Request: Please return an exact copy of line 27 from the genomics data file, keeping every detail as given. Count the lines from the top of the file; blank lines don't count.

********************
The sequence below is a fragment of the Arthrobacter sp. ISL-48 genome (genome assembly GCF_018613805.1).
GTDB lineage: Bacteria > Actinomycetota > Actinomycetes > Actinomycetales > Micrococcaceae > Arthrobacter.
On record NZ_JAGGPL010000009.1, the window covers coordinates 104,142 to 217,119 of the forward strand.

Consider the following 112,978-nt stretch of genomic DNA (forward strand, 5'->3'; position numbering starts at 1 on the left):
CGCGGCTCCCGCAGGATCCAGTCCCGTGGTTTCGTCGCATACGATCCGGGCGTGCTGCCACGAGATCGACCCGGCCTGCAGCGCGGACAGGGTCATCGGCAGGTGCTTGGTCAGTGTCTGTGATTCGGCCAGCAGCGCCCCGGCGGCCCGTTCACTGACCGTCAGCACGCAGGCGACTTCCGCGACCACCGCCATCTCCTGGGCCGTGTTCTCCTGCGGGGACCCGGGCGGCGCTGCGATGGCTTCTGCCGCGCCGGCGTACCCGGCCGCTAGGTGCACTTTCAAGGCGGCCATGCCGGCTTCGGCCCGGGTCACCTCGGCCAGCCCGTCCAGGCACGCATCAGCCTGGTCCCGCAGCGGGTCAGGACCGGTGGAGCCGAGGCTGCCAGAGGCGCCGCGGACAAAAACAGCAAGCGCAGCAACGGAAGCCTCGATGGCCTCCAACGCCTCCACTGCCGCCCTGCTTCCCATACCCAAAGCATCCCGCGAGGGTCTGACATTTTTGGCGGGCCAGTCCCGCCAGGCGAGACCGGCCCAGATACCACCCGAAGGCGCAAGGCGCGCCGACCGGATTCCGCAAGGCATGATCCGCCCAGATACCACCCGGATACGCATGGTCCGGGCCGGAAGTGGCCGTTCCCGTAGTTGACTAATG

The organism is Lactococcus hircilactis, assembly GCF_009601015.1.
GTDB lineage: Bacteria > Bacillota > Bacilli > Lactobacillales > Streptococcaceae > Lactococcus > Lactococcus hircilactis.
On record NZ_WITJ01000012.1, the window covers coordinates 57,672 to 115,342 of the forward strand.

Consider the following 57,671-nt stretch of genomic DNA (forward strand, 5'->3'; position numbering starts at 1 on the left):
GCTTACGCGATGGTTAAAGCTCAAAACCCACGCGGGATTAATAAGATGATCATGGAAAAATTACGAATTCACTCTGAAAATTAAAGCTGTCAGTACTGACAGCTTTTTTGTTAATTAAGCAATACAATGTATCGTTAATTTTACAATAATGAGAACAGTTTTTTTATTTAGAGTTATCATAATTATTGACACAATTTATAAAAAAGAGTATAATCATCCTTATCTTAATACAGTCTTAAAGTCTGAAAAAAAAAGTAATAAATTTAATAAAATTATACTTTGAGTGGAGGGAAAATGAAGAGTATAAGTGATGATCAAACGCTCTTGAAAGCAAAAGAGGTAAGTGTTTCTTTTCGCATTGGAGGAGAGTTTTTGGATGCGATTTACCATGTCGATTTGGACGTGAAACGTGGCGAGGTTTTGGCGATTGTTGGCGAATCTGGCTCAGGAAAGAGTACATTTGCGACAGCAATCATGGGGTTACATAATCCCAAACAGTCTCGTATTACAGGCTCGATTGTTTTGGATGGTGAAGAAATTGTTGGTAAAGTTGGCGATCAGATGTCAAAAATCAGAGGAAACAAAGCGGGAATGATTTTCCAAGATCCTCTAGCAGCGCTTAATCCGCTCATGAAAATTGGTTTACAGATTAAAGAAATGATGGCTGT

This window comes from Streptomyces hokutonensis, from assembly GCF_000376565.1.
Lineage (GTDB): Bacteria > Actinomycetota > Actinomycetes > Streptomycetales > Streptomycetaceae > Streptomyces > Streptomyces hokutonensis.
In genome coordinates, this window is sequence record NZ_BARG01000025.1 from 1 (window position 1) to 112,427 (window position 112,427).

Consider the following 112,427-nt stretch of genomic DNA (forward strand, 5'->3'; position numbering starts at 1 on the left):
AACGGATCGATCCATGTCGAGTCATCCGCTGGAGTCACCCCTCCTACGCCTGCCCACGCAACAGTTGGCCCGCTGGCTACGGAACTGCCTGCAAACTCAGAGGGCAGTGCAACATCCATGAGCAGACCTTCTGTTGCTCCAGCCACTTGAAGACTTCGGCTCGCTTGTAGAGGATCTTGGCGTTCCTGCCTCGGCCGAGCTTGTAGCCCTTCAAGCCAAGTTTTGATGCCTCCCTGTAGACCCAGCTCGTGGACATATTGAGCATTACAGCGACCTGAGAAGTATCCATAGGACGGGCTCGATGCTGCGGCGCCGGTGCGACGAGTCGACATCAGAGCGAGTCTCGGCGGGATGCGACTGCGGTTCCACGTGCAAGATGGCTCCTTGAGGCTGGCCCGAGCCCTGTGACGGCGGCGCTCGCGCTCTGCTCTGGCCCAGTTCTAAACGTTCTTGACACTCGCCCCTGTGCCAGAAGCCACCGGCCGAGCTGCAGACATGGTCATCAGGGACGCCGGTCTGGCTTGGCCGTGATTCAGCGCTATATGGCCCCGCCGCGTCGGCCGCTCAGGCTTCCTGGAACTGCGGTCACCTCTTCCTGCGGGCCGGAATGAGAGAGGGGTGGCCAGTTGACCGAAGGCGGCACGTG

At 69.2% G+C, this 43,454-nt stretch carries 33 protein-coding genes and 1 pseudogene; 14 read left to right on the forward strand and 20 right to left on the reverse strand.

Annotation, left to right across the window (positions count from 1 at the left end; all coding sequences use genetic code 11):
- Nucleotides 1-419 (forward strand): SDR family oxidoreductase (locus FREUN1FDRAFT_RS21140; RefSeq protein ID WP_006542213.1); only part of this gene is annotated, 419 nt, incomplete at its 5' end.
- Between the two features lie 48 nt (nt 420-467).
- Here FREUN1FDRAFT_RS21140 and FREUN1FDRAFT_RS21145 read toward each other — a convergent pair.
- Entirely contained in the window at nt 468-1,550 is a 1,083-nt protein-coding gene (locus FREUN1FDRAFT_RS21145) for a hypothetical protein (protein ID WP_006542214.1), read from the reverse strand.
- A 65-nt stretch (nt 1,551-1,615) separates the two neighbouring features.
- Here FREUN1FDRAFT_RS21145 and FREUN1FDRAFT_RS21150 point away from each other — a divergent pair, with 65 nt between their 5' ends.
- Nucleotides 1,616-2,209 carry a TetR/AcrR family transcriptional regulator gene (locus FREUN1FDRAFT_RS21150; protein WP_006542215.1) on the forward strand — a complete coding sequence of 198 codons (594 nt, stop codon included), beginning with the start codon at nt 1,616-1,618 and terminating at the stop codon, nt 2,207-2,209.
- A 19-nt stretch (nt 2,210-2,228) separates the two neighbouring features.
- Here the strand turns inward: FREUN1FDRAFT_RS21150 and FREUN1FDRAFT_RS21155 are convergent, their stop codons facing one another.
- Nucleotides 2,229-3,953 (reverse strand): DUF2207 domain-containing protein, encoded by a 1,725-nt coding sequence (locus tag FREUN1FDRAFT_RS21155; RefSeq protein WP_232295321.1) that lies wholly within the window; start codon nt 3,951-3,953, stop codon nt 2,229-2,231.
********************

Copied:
- Nucleotides 2,229-3,953 (reverse strand): DUF2207 domain-containing protein, encoded by a 1,725-nt coding sequence (locus tag FREUN1FDRAFT_RS21155; RefSeq protein WP_232295321.1) that lies wholly within the window; start codon nt 3,951-3,953, stop codon nt 2,229-2,231.